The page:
Astronomers discover most distant planet in solar system

WASHINGTON • Astronomers have discovered a mysterious dwarf planet that is three times farther away than Pluto and is believed to be the most distant object in our solar system.

The discovery of the dwarf planet known as V774104 was announced on Tuesday at the American Astronomical Society near the United States capital and could indicate the presence of more rogue planets in our celestial neighbourhood.

The planet currently sits 15.4 billion km from the Sun.

It is believed to be between 498km and 997km across.

VAST EXPANSE OF SPACE

The discovery of V774104 is more proof that the solar system is bigger than we thought.

DR JOSEPH BURNS of Cornell University

Dr Scott Sheppard, an astronomer at the Carnegie Institution for Science in Washington, announced the discovery and said its orbit remains unknown, for now.

"It could end up joining an emerging class of extreme solar system objects whose strange orbits point to the hypothetical influence of rogue planets or nearby stars," said a report in the journal Science.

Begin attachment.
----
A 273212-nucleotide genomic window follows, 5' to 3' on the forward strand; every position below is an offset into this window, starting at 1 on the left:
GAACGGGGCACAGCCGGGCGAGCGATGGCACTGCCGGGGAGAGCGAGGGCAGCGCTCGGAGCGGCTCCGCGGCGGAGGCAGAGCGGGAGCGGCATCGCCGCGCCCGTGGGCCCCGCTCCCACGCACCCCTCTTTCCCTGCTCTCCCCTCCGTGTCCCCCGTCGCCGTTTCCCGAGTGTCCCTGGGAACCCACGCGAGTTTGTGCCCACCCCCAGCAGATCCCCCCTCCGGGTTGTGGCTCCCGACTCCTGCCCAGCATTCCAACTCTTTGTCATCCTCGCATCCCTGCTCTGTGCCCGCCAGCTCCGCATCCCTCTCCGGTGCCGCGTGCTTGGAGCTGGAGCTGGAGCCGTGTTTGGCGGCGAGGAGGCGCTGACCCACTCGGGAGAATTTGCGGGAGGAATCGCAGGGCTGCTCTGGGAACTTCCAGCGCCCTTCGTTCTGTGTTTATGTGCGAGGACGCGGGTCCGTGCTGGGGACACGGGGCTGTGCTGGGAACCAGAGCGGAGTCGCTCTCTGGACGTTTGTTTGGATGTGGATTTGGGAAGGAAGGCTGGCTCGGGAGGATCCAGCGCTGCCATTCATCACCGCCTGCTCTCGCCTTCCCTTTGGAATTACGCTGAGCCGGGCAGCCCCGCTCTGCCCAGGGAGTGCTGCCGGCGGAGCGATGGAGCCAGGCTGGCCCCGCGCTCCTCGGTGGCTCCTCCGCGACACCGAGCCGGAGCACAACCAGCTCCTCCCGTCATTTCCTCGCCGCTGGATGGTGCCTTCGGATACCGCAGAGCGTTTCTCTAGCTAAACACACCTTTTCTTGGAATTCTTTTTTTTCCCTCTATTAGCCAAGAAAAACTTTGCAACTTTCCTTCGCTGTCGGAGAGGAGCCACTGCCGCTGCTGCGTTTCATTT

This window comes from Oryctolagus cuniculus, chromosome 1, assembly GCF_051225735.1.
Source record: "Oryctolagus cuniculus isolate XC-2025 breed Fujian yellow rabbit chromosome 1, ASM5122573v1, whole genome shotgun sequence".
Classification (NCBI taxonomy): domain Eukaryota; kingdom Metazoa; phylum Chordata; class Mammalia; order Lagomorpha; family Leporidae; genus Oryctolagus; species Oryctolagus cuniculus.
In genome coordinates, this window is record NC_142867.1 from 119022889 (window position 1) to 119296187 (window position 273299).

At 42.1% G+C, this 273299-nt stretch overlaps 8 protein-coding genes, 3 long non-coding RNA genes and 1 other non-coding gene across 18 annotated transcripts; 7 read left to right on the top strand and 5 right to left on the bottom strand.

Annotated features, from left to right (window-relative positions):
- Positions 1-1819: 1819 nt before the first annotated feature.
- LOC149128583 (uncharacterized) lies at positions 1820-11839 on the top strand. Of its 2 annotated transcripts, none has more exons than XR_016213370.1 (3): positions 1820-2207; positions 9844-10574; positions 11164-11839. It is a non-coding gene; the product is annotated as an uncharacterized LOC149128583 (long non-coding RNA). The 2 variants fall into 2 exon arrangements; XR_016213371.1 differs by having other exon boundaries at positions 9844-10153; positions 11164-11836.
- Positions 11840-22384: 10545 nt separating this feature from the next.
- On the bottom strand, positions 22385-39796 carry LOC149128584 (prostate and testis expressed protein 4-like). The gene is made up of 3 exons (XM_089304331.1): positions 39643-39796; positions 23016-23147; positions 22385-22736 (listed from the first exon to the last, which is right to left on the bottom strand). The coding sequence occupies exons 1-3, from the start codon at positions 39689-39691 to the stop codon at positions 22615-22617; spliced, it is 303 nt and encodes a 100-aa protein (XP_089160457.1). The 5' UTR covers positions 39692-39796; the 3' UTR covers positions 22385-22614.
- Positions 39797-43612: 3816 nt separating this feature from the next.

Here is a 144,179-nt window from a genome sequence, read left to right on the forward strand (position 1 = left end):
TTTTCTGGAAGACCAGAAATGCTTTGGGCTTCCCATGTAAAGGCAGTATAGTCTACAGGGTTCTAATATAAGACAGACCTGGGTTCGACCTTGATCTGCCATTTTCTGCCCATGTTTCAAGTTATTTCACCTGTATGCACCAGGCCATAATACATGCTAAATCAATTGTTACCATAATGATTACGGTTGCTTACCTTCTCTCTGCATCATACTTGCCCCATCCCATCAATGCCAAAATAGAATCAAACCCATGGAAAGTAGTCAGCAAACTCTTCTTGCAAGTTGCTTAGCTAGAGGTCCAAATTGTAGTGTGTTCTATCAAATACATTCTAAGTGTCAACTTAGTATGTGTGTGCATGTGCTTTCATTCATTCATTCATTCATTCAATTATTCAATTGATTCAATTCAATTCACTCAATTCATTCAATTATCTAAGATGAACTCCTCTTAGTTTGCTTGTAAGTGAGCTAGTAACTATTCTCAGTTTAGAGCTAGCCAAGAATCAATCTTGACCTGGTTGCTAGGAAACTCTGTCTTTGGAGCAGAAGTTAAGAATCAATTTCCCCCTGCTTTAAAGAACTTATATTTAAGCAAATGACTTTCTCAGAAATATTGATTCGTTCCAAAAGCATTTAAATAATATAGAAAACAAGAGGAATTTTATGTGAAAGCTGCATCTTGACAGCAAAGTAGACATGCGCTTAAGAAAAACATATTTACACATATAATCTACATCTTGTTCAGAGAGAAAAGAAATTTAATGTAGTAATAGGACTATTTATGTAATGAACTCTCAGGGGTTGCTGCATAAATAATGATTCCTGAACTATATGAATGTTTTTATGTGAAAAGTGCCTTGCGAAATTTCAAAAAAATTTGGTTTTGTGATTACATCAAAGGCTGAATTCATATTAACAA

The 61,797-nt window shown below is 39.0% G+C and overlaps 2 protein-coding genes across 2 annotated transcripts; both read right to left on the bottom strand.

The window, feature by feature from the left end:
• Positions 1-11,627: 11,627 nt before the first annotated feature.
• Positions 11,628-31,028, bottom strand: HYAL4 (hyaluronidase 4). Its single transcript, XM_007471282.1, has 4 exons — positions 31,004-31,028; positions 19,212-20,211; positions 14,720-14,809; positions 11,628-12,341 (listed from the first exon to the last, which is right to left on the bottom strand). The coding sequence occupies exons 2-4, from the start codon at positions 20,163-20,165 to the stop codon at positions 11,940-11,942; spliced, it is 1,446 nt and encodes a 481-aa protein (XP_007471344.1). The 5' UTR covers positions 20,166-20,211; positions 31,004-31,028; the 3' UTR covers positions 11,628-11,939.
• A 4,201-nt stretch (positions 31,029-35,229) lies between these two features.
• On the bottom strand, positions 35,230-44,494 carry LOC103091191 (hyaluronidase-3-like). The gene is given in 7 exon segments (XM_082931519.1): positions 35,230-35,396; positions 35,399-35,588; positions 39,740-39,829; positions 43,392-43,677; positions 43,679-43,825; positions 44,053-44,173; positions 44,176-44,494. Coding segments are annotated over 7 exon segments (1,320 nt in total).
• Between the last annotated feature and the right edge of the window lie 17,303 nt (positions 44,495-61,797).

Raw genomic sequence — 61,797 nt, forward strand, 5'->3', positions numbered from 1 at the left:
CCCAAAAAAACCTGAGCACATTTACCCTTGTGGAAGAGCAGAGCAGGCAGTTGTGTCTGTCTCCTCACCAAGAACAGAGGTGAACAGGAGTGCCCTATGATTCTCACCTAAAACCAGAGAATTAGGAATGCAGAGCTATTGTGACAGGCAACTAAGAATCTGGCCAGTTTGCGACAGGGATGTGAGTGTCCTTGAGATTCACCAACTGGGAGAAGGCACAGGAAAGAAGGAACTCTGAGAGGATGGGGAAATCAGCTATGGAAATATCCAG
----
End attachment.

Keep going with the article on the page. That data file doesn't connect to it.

The discovery of the dwarf planet was made with Japan's 8m Subaru Telescope in Hawaii.

The planet lies about 103 astronomical units (AU) away from the Sun. One AU is the distance between Earth and the Sun.

Previously, the most-distant solar system object was announced in 2005 - a dwarf planet named Eris that was 97 AU from the Sun.

"The discovery of V774104 is more proof that the solar system is bigger than we thought," said Dr Joseph Burns, professor of engineering and astronomy at Cornell University.

AGENCE FRANCE-PRESSE

A version of this article appeared in the print edition of The Straits Times on November 13, 2015, with the headline 'Astronomers discover most distant planet in solar system'. Print Edition | Subscribe